Seeing a seal up close, or even having some kind of interaction with one, is a dream for many. Seeing one in its natural habitat, though, is priceless! Polar adventurers may have a particular idea in mind of what an encounter with a seal will entail, but leopard seals promise to surprise and delight.
Best known for its black-spotted coat, the leopard seal has many unique characteristics that make this powerful hunter stand out. Leopards, which can reach up to 454 kilos (1,000 pounds) and 3.5 meters (11.5 feet) in length, inhabit many of the Antarctic and sub Antarctic waters we visit.
Photo credit: Alex Dawes
Get to know the leopard seal
From its beautiful coat to its slender body, the leopard seal is a mesmerizing sight. But looking beyond that aesthetic beauty, you might pick up a few other details about this unique creature:
- The leopard seal is an extremely fast swimmer, with the ability to quickly emerge from the water to snatch prey, such as a penguin, on the edge of the ice.
- Much the same as sea lions, leopard seals have large front flippers used to propel them quickly through water.
- Despite the great amount of time they spend in the water, leopard seals don't spend a lot of time underwater - 15 minutes is the longest recorded dive.
- Unlike many animals, female leopard seals are larger than their male counterparts. Females can reach as large as 454 kilos (1,000 pounds), while males typically max out around 363 kilos (800 pounds).
While not entirely elusive, there's no guarantee leopard seals will parade for their Antarctic cruise guests either, although many of them inhabit coastal Antarctica in the months we travel, and Quark Expedition Leaders are skilled in seeking them out.
Your encounter with leopard seals will differ from that of other animals in one substantial way: you're highly unlikely to catch a family together. Leopard seals are loners and it's incredibly rare to spot a mother and her pups together.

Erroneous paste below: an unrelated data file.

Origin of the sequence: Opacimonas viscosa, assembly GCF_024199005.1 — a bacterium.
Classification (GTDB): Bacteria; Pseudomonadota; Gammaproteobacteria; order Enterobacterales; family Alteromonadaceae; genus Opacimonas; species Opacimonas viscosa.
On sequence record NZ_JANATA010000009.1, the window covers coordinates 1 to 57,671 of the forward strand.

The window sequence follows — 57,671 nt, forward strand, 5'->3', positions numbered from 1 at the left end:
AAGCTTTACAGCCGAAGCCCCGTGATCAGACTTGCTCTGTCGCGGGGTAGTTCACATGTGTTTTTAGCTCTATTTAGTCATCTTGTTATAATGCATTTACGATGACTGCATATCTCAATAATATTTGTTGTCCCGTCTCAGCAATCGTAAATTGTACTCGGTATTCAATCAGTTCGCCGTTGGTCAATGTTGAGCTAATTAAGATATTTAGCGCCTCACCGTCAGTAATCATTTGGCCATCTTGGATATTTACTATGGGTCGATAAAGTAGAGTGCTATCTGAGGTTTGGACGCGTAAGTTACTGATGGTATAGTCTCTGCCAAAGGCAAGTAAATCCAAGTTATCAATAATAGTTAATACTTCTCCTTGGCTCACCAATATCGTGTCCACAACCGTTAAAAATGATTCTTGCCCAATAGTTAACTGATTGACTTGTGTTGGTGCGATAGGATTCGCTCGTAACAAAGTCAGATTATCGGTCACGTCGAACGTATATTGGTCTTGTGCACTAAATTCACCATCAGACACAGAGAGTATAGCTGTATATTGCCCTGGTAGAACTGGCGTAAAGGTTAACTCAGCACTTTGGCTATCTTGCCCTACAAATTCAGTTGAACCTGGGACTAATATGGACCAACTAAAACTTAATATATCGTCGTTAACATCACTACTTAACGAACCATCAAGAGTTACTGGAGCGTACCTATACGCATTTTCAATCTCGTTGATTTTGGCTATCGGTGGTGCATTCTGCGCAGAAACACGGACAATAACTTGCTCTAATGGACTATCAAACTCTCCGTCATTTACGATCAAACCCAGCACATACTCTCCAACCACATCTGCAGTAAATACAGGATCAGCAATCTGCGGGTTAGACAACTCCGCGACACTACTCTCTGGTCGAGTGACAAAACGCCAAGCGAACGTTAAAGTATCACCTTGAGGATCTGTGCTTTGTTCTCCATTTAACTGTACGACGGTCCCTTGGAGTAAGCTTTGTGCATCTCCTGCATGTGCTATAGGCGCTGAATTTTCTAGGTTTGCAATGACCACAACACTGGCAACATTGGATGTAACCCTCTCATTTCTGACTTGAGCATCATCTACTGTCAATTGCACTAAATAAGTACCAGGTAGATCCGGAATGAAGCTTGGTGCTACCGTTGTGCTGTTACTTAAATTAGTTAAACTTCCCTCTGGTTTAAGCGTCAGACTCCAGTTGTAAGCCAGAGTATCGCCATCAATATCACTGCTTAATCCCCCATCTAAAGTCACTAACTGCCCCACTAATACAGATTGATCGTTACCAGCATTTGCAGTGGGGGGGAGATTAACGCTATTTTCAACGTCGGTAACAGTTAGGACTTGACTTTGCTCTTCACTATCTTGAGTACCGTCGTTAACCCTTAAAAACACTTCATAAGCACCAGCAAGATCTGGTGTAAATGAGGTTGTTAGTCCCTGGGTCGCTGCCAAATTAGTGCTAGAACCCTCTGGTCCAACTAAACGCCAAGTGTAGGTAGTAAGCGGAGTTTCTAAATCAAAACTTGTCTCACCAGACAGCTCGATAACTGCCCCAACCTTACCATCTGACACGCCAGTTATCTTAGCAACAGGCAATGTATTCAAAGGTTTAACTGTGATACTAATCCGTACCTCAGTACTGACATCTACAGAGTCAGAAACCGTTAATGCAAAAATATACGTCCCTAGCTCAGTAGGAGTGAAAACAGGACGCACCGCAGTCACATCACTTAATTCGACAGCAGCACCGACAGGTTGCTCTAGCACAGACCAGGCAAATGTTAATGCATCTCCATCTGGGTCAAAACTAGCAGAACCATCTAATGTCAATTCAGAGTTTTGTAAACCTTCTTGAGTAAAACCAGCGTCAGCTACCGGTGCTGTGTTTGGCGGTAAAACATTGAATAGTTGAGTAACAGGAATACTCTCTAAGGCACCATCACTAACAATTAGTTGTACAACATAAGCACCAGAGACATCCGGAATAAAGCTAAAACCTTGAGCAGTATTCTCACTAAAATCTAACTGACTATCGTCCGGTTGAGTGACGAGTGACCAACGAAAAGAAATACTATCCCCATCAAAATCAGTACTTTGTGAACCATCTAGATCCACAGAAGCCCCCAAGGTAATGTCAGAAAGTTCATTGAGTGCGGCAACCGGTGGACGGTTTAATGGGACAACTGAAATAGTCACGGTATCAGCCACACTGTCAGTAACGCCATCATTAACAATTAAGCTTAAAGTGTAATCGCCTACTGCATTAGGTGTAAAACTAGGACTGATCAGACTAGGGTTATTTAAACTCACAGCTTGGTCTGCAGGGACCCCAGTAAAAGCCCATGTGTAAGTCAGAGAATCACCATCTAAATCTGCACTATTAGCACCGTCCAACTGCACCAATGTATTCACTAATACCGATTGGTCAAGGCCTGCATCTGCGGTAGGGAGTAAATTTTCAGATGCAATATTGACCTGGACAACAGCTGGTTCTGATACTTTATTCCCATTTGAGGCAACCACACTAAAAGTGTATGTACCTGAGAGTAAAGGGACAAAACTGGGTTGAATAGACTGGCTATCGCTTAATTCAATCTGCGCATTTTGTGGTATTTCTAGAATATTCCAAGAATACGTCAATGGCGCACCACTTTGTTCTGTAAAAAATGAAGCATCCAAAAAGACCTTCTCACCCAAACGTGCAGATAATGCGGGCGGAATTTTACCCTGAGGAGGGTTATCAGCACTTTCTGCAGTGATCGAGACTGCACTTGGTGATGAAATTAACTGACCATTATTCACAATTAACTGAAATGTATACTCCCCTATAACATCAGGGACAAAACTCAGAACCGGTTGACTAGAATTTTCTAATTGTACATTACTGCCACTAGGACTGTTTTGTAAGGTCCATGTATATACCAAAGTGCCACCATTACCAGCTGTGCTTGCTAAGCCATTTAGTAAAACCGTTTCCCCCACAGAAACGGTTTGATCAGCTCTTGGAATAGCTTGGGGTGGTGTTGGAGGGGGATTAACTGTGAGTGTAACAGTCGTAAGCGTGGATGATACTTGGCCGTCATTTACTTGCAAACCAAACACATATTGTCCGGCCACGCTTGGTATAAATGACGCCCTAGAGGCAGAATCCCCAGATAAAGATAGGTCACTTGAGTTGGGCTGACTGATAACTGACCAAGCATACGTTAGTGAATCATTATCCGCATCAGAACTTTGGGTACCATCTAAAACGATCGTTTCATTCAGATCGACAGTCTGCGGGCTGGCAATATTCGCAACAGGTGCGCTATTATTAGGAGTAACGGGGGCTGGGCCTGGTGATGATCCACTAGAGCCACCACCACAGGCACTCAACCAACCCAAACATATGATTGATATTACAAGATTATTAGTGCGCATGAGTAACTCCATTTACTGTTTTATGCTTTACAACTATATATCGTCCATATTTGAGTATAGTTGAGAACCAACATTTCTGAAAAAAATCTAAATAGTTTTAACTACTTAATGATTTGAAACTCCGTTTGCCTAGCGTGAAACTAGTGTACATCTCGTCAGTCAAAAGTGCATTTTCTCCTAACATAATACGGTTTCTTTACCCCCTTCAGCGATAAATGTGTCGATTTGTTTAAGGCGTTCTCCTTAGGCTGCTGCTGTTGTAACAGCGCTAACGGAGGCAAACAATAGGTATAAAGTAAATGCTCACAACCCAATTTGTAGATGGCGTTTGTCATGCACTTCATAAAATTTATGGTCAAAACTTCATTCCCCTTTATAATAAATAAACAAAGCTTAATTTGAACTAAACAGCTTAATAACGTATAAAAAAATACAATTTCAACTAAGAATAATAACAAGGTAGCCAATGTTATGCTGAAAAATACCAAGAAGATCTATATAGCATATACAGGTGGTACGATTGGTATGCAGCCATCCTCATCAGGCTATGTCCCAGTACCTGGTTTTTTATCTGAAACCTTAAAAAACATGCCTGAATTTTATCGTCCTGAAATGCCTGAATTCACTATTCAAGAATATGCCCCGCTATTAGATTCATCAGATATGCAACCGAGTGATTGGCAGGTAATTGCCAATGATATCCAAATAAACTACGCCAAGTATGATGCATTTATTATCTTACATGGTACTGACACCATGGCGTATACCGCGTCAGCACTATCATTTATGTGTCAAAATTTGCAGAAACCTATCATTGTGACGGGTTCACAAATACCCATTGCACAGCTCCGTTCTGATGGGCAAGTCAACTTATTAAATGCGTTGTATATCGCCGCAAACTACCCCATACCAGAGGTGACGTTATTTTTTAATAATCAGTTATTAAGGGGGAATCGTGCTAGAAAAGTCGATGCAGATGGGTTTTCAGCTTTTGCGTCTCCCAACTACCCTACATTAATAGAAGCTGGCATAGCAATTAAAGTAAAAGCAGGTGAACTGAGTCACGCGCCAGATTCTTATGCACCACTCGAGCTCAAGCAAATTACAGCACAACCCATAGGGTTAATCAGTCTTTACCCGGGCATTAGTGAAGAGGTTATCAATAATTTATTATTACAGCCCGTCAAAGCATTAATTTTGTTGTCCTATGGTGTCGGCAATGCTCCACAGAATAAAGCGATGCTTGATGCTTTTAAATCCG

The leopard seal: a fierce predator
We tend to think of seals as adorable, cuddly-looking creatures, but don't let appearances fool you. With its speed and power, the leopard seal is a fierce predator.
Its primary mode of hunting is to wait underwater, close to an ice shelf, poised to spring to the surface to snatch birds as they enter the water. These mammals eat penguins, small seals, seabirds, and krill (this is especially true among pups). A leopard seal can actually consume an Adélie penguin in as little as four minutes.
The leopard seal rarely has to worry about being hunted itself, as the killer whale is its only predator. For this reason, leopard seals are often able to live out their full potential lifespan of 15 years, on average.
Photo credit: Kyle Marquardt
How to identify a leopard seal
While on board an expedition ship, you might spot a seal at a distance and wonder what specific breed you're viewing. These unique traits can help you determine whether it's a leopard:
- It is the only seal with a black-spotted coat.
- Leopard seals are smaller than many others, such as elephant seals, which can reach more than 2,723 kilos (6,000 pounds).
- Leopard seals do not have ears.
- Leopard seals have a huge mouth, which helps them poach large birds.
- They have a long, slender body, as opposed to other seals that have more girth.
Is the leopard seal endangered?
Despite that the leopard seal is known for its beautiful, patterned coat, it hasn't been targeted by commercial hunters as much as some of its fur seal relatives.
Yet even though it has just one known predator, there are only approximately 250,000 leopard seals in the wild and conservation efforts are underway to preserve their existence. As visitors in the leopard seal's environment, it's important to respect their lifestyle and habitat. This helps ensure its longevity, allowing others to experience its beauty for many years to come.
A leopard seal in Antarctica- Photo Credit: Quark passenger
Each polar expedition offers unique opportunities to experience different polar landings and interact with different animals and birds -- we are at the whims of Mother Nature and the creatures themselves! However, careful planning can help ensure that your Antarctic holiday delivers on your hopes and expectations.
If viewing leopard seals in their natural habitat is a goal of yours, contact one of our experienced and knowledgeable Polar Travel Advisers to determine which expedition options offer the greatest opportunity for you to see them.